And, with senior citizens representing the only demographic segment projected to grow in the county, about 84,000 Orange County residents currently are affected by Alzheimer’s disease. That number represents more Alzheimer’s patients than in 26 states, Grill said.
“It is literally a bigger problem here than it is in most places in the U.S.”
Money is a magnet
The NIH grant funds 10 collaborative research cores. Each has its own focus and is led by a UCI faculty member.
Some examples: The Clinical Core, led by Dr. David Sultzer, focuses on clinical trials of new treatments. The Biomarker Core uses the latest neuroimaging techniques to study the brain changes of Alzheimer’s disease, under the leadership of Dr. Craig Stark. And Dr. Elizabeth Head, who has studied Alzheimer’s disease and brain aging in people with Down syndrome, recently returned to UCI after a stint at the University of Kentucky to lead the Research and Education Core.
Status as one of the country’s Alzheimer Disease Research Centers and a recipient of the NIH grants works hand-in-hand with private philanthropy and other community support for UCI MIND.
“Part of the criteria of being in this exclusive club, is that others trust in your scientific know-how and invest in you,” Grill said.
One high-profile example of private funding that helps expand the work of UCI MIND: In January, former California First Lady Maria Shriver announced another $100,000 in seed grant money from her Women’s Alzheimer’s Movement to study the causes of gender disparity in a disease that affects twice as many women as men. Shriver, who lost her father to Alzheimer’s disease, heads up the state’s Alzheimer’s Prevention and Preparedness Task Force formed in 2019.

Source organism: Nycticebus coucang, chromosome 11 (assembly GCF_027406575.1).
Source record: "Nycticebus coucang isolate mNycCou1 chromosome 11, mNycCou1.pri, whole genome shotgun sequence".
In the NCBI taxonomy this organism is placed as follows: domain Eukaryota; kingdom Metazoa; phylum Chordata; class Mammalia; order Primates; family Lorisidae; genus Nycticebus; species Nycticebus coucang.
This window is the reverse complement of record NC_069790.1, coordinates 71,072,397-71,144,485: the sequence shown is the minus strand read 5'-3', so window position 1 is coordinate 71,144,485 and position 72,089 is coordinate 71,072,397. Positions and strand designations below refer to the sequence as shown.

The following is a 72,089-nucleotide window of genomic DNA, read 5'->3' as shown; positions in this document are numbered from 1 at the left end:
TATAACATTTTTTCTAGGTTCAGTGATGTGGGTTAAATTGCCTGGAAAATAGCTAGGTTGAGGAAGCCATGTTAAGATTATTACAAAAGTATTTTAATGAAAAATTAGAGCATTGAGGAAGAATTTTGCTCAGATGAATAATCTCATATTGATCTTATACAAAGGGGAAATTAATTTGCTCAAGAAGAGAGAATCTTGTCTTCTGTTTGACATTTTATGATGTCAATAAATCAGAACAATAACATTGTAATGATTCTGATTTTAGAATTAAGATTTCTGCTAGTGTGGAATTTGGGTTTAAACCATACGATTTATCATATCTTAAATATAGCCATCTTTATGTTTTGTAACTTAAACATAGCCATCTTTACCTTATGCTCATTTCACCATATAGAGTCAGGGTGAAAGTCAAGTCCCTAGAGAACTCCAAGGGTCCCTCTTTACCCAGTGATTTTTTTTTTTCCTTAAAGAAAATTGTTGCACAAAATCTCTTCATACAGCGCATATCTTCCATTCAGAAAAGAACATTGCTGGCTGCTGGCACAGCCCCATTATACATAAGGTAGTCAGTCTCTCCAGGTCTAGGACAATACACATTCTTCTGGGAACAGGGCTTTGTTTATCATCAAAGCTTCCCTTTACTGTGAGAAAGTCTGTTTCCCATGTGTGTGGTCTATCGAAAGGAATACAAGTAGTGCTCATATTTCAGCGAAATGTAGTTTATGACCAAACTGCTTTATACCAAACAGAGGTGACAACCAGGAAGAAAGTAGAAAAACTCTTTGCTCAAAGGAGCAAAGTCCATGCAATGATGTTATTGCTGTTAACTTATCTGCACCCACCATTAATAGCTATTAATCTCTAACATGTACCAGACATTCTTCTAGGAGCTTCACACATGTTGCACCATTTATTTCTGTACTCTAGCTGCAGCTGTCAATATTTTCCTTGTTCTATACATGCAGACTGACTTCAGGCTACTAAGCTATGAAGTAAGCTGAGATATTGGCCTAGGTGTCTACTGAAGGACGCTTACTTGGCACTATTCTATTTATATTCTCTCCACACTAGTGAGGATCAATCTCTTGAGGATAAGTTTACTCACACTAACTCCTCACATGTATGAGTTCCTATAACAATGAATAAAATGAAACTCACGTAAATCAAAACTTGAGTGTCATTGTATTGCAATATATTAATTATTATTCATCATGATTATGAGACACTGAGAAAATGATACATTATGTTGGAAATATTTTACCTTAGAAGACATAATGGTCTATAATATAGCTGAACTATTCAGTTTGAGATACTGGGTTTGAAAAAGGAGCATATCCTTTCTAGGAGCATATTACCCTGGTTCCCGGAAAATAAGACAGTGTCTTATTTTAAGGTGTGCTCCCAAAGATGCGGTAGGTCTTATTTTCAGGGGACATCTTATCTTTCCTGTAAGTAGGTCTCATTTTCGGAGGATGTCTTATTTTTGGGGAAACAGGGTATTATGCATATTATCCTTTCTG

Women’s Alzheimer’s Movement has had a partnership with UCI MIND since 2017 to support research into the role of sex and gender in Alzheimer’s disease. A pilot study funded by that partnership directly led to a $1.9 million NIH grant several months ago for UCI MIND researchers to continue exploring the role of microglia, the brain’s primary immune cells.
Beyond the financial support, UCI MIND has been highly successful in engaging individuals to become part of the Alzheimer’s research going on around UCI, from joining clinical trials to contributing to a brain bank. (An autopsy and study of brain tissue provides a definitive diagnosis of Alzheimer’s disease, Grill said, but PET scans that have been approved in recent years by the Federal Drug Administration allow identification of amyloid plaque and tangles in the brain – the chief earmarks that Alzheimer’s is present.)
About 4,250 people have signed up to be contacted for possible inclusion in a variety of studies and activities, Grill said.
“Our goal is to have a local database of people who are interested in not just helping Alzheimer’s researchers at UCI but other invesigators.”
To find out about Alzheimer’s and dementia-related clinical research studies at UC Irvine, go to the UCI Consent-2-Contact (C2C) Registry.
Originally posted by The Orange County Register on July 13, 2020.